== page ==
Jenny Lewis: Is there anything you can’t do? She’s checked off acting, she sang in an acclaimed band, and now she can officially check herself off as a successful solo artist.
Rabbit Fur Coat is a heartfelt and emotional autobiography that beautifully weaves ‘50s Americana folk music with her poignant modern words. It’s an almighty dichotomy that makes 12 well-written tracks.
The Watson Twins, two identical sisters who share one enchanting gospel harmony, serve as the backdrop to Lewis’ lyrical childhood memoir.
The title track “Rabbit Fur Coat” sits right in the middle of the record, standing as a reminder of what narcissism can do to a child, especially when shoved in front of the spotlight at such a young age. The rabbit fur coat, in this case, is symbolic of the messes that love often makes, whether it’s with our parents or our lovers.
The only cover to appear on the record is Traveling Wilbury’s “Handle With Care,” which sounds like a wise and contentious choice on Lewis’ part; it also features Bright Eyes’ Conor Oberst and Death Cab For Cutie’s Ben Gibbard, which is a harmonizing smorgasbord of vocals.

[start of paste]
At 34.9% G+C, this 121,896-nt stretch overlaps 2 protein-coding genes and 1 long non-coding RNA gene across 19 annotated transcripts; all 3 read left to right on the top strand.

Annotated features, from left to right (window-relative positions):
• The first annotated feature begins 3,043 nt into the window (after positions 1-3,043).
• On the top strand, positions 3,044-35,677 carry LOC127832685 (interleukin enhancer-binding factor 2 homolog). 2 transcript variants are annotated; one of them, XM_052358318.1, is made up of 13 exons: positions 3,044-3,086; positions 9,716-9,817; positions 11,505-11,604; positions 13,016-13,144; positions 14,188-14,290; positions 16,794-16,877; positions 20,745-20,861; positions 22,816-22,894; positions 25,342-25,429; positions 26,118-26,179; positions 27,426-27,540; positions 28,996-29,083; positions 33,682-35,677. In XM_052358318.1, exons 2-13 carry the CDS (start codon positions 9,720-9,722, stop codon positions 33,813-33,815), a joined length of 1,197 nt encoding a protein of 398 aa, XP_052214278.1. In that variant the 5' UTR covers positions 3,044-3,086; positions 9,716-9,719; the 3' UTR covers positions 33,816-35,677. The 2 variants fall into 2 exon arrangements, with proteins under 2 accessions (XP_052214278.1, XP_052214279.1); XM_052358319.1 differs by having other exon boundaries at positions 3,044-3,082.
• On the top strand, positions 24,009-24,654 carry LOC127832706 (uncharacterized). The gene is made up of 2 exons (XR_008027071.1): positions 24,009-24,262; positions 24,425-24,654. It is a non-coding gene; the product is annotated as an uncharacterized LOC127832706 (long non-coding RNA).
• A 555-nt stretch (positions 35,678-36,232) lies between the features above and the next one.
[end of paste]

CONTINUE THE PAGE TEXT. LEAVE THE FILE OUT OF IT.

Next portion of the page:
These gospel truths are often dark, but never misleading, such as in “Melt Your Heart,” and “You Are What You Love” is as magical as it is an honest valentine to oneself. “You are what you love and not what loves you back, that’s why I’m here on your doorstep pleading for you to take me back” is a site-specific example of self-depraved humanity at its finest.
This album is one of the best contributions at the musical helm of 2006.
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